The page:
News


Florida Department of Law Enforcement Special Agents, Miami-Dade Police, FBI Arrest 14 People in Food Stamp Fraud Investigation in South Florida; Additional Arrest Occurs in Kissimmee

7/31/2007
 
Florida Department of Law Enforcement special agents and other investigators have arrested two brothers, a business associate and 11 food stamp recipients on charges of defrauding the state out of more than $4.2 million through electronic food stamp benefits (EBT) cards.

Jehad Hasan, 38, of Kissimmee, the former registered owner of Gina's Supermarket, which now is called Diamond's Grocery Store Inc., along with employee Naser Hasan, 36, of Miami, and store manager Mohamad Issa, 44, of Miami, were picked up in early morning sweeps today in South and Central Florida.

Jehad Hasan was charged with one count of grand theft; four counts of public assistance fraud; one count of organized scheme to defraud; and one count of fraud by person authorized to provide goods or services. His brother, Naser Hasan, was charged with four counts of public assistance fraud.

Store manager Mohamad Issa was charged with eight counts of money laundering/evading reporting and registration requirements; one count of organized scheme to defraud; and one count of grand theft. The arrests occurred as FDLE agents and financial crimes investigators, along with other agencies, executed a search warrant at the market at 6600 N.W. 22nd Ave. in Miami.

FDLE financial crimes investigators and agents alleged the men and food stamp recipients conducted fraudulent transactions through the market by falsifying EBT transactions to show that food items had been purchased. Through those illegal transactions, the store operators were charging the state about twice the amount the recipients received in their 'purchases,' allowing the recipients and store employees to split the cash. Those cash payments ranged from $40 to $200 per transaction.

The state then reimbursed the market for the purported food sales to the food stamp recipients, unaware that the transactions were fraudulent. Afterward, some of those funds were transferred from the store's business account and deposited into the employees' personal accounts. Other times, they withdrew the funds as cash.

"Fraudulently using taxpayer dollars to enrich one's personal bank accounts is a crime and is an injustice to the people who truly need this assistance," said Special Agent in Charge Amos Rojas, Jr., with the Florida Department of Law Enforcement. "These funds are designated to provide a vital benefit to members of our community, not to be stolen and diverted like a personal slush fund."

According to FDLE's financial crime investigators, who initiated the investigation, more than 500 cases of food stamp trafficking have been uncovered, resulting in the market doing on average between $100,000 to nearly $200,000 in food stamp charges a month. Food stamps are a taxpayer-funded program designed to feed low-income individuals and families and any other use of the food stamps is prohibited. Converting food stamps into cash is a felony in Florida, punishable by up to five years in prison and a $10,000 fine. Additional cases of food stamp trafficking will be referred to the Miami-Dade County State Attorney's Office for review.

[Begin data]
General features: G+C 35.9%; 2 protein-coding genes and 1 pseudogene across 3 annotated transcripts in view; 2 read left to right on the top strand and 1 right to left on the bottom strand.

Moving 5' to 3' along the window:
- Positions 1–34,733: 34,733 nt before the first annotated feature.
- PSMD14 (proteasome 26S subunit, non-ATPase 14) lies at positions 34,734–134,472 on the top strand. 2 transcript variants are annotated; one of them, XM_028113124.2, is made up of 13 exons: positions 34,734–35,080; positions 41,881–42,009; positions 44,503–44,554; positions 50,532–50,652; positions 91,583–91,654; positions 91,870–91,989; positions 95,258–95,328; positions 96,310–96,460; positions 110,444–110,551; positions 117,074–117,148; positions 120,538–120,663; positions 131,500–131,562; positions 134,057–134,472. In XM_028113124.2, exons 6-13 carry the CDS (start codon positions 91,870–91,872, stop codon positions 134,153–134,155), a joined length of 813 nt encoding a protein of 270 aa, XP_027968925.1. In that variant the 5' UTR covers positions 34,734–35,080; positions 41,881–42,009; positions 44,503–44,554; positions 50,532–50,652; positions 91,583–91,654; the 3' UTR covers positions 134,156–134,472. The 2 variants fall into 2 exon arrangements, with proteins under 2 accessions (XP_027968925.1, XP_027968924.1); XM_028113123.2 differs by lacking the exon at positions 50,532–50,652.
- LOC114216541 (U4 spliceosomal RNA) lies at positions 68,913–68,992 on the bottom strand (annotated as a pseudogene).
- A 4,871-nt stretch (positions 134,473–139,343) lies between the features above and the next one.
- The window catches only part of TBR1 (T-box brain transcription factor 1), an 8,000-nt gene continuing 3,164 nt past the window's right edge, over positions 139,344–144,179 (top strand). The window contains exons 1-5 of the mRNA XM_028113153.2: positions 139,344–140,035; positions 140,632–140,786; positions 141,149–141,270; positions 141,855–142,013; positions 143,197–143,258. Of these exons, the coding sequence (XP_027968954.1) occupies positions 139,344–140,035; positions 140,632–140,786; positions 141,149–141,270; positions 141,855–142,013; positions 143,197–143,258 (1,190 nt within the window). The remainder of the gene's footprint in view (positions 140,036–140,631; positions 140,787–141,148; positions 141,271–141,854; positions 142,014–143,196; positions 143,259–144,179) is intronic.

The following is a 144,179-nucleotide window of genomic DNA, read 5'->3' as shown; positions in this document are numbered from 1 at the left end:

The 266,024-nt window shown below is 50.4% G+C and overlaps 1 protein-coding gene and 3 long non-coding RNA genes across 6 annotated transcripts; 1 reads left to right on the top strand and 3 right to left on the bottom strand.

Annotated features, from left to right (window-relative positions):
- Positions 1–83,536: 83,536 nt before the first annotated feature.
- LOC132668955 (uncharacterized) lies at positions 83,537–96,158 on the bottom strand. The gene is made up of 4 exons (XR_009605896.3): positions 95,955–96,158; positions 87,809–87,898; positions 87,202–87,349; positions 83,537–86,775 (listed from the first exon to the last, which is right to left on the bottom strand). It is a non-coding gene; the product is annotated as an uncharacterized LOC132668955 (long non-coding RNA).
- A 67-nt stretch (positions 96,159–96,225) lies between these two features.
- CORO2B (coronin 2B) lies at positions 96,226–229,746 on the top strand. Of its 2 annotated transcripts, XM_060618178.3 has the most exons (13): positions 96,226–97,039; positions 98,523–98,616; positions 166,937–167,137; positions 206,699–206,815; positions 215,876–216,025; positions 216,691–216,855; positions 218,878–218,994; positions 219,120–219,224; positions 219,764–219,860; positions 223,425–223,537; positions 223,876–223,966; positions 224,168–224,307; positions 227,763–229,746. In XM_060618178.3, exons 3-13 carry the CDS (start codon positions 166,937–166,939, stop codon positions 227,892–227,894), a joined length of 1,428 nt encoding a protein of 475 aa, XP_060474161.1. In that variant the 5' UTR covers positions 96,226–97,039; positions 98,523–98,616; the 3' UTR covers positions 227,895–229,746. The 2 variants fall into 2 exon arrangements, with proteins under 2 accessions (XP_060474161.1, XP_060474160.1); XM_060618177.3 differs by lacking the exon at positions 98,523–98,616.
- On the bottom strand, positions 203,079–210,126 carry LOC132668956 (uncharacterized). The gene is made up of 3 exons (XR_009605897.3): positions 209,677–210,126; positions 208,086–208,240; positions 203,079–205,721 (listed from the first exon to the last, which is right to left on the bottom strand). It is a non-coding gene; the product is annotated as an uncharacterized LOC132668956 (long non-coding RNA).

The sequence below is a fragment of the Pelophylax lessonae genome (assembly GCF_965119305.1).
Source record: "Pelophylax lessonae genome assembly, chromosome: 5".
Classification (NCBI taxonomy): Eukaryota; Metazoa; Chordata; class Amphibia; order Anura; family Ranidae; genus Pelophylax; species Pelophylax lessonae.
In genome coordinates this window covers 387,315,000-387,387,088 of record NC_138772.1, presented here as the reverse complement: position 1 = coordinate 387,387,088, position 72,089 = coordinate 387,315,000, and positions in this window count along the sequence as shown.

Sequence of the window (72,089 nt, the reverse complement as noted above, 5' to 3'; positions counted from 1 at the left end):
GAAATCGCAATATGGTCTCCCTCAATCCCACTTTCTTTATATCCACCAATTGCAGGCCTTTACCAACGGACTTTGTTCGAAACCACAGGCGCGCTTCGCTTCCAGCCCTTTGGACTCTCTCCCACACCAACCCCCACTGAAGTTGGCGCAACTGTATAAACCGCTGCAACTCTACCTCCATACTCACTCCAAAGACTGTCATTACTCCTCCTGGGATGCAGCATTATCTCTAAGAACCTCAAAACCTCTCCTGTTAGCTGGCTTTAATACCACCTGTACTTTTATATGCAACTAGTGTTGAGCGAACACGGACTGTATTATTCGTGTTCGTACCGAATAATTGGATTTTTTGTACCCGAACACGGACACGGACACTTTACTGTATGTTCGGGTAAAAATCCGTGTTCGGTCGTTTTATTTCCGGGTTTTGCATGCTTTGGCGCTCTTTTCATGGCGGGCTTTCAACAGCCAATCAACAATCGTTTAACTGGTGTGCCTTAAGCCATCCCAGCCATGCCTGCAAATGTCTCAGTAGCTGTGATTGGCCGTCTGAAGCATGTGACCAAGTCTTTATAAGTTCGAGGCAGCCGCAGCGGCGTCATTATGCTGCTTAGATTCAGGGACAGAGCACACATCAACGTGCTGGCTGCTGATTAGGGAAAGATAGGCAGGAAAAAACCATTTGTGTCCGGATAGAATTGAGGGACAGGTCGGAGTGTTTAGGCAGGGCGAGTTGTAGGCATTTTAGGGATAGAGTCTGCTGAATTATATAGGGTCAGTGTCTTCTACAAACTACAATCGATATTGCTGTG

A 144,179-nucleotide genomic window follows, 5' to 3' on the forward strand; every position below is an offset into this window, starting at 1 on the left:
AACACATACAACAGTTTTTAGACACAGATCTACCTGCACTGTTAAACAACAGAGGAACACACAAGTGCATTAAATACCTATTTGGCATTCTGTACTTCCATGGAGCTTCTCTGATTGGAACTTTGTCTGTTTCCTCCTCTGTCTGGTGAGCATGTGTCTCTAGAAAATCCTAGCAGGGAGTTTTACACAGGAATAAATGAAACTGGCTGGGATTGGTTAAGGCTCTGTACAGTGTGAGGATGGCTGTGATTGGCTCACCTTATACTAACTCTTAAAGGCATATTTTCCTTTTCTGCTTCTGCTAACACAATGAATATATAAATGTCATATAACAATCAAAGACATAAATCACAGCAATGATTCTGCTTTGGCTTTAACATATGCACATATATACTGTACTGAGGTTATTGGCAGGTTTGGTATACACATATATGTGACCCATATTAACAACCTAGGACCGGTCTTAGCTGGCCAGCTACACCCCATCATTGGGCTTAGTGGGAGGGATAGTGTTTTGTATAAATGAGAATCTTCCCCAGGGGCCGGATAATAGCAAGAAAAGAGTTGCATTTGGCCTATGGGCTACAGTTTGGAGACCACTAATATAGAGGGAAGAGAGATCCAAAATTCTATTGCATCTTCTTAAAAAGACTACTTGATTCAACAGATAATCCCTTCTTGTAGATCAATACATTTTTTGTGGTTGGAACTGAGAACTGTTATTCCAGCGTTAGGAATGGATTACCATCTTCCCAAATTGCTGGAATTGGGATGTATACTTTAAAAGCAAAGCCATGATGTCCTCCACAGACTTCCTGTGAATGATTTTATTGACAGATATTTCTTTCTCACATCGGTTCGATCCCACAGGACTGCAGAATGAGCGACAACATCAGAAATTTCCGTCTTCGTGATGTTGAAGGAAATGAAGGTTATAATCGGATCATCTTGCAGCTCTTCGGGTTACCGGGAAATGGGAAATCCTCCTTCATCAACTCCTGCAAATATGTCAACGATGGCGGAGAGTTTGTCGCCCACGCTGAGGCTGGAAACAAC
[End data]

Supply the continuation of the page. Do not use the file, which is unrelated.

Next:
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"This $4 million was intended to benefit children and families, to help put food on the tables of the needy," commented Miami-Dade State Attorney Katherine Fernandez Rundle. "To have individuals plot to fill their pockets at the expense of the disadvantaged is reprehensible."

The case, which was named 'Operation Cash-n-Carry,' began in July 2006 when Gina's Supermarket was identified as a source of possible food stamp trafficking. FDLE financial crimes investigators had been monitoring the electronic food stamp transactions from July 2003 to March 2006 at the small, 24-hour 'mom and pop' store and determined that suspicious transactions were occurring, with some of the recipients traveling from as far away as Hollywood to do business with the Miami store.

In response, FDLE special agents and financial crimes investigators, along with Miami-Dade police, the FBI, Florida Department of Revenue, Florida Division of Alcoholic Beverages and Tobacco, Hollywood police and the Miami-Dade County State Attorney's Office launched their year-long investigation in July 2006.

The recipients allegedly involved in the public assistance fraud are:

Laronda Herring, 39, of Miami three counts of public assistance fraud

Ingrid T. Anfield, 40, of Miami three counts of public assistance fraud

John Washington, 51, of Opa-locka two counts of public assistance fraud

Sebrena D. Barker, 38, of Miami three counts of public assistance fraud

Shakita D. Gooden, 25, of Miami one count of public assistance fraud

Tracy Yvette Surrency, 38, incarcerated two counts of public assistance fraud

Audrey Ann Cox, 49, of Miami three counts of public assistance fraud

Shawn Elizabeth Counts, 44, of Hollywood three counts of public assistance fraud

Dorothy Marie Lee, 45, of Miami three counts of public assistance fraud

Jessica Catrisse Booker, 43, of Miami one count of public assistance fraud

Phillip Craig Roundtree, 47, of Miami two counts of public assistance fraud

They were arrested this morning by FDLE agents, Miami-Dade police, Hollywood police and the FBI. Four additional recipients are being sought for arrest. The investigation is continuing.

For more information, contact:

Paige Patterson-Hughes
Public Information Officer
FDLE - Miami
(954) 958-5400